Ontario man charged after 3 year old consumes unregulated edibles

| David Brown

Ontario police say they change a Quinte West man after a 3 year old consumed illegal cannabis edibles with packaging that closely resembled Skittles.

OPP say the child got access to and consumed a “dangerous amount” of cannabis edibles last Friday, before being rushed to the hospital in stable condition. The child was treated and has already been released from hospital with no reported complications.

The product, according to an image supplied buy police, shows that the product contained 20 pieces of candy with 20mg of THC in each candy, with a total of 400mg THC in the package. Such products are not legal in Canada.

Legal cannabis edibles are only allowed to contain up to 10mg THC per package. Based in part on advice from public health officials as well as policy experts in legal US States that initially struggled to curtail larger dose edibles, Health Canada placed such limitations to mitigate against accidental consumption by children. Restrictions on labeling and branding take into account similar concerns, along with child proof packaging requirements.

Police did not release the name of man who was charged with criminal negligence causing bodily harm.

Earlier this year police in Montreal said they were concerned with illicit cannabis infused candy they have seized in recent months, according to a report in La Presse. Quebec banned legal cannabis edibles in 2019 to keep them away from young people.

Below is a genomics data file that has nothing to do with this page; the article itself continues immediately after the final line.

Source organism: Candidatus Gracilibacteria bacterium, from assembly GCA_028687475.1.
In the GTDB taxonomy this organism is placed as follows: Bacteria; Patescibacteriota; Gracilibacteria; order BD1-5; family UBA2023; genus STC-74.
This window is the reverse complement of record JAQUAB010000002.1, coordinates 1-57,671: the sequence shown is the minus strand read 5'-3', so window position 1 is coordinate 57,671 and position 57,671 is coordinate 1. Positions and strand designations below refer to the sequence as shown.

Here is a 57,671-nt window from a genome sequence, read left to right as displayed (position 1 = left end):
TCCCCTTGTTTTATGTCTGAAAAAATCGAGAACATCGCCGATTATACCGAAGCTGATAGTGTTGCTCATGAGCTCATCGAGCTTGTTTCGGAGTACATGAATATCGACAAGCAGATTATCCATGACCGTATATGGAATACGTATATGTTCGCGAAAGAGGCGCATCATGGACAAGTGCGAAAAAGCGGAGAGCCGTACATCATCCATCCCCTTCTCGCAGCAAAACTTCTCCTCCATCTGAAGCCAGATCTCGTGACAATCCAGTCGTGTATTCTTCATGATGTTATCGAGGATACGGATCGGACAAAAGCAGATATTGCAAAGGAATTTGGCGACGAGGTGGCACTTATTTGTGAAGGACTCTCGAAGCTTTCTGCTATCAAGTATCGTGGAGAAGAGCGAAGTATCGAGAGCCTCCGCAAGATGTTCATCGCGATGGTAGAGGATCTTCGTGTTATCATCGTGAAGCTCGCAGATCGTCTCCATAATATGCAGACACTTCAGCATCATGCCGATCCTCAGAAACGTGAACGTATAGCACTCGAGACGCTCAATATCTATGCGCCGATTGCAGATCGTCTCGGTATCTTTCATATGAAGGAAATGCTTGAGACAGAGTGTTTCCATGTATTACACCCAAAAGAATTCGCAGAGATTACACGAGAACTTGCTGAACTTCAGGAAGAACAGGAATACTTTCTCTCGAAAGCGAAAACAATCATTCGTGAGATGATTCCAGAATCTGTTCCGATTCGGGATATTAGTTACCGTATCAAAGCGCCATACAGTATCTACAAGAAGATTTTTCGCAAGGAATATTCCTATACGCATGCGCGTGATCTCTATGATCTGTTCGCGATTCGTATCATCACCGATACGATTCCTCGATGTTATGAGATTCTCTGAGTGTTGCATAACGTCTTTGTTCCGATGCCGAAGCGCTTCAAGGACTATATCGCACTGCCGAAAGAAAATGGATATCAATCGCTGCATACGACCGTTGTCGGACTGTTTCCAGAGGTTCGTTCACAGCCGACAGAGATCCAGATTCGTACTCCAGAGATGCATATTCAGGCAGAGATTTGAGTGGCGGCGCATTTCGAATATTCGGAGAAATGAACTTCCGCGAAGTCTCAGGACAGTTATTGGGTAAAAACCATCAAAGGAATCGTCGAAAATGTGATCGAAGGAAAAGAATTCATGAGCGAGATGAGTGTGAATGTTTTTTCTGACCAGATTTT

The Service de police de la Ville de Montréal (SPVM), the municipal police service for the city of Montreal, released images to the publication recently, showing products branded with well known names like Skittles and Nerds that are often sold online. Manon Dupont, head of the ACCESS (Action concertée contre l’économie souterraine) cannabis squad of the SPVM says their concern is with the potential appeal the packaging could have on children.

Health Canada issued a warning last year after several other similar instances of children consuming illegal cannabis candies and edibles.

“Canadians are reminded that they should only purchase cannabis from authorized provincial and territorial retailers, online or in brick-and-mortar stores,” the Health Canada press release said at the time. “Legal cannabis products must be sold in child-resistant and tamper-evident packaging, and the immediate container must be opaque or translucent. Edible cannabis products may legally contain a maximum of 10 milligrams of THC per package.

“All cannabis should be stored securely and out of reach of children and young persons. Cannabis should always be kept in its original child-resistant packaging. It is important to note that the tamper-evident feature on cannabis packaging is no longer effective after it has been opened.”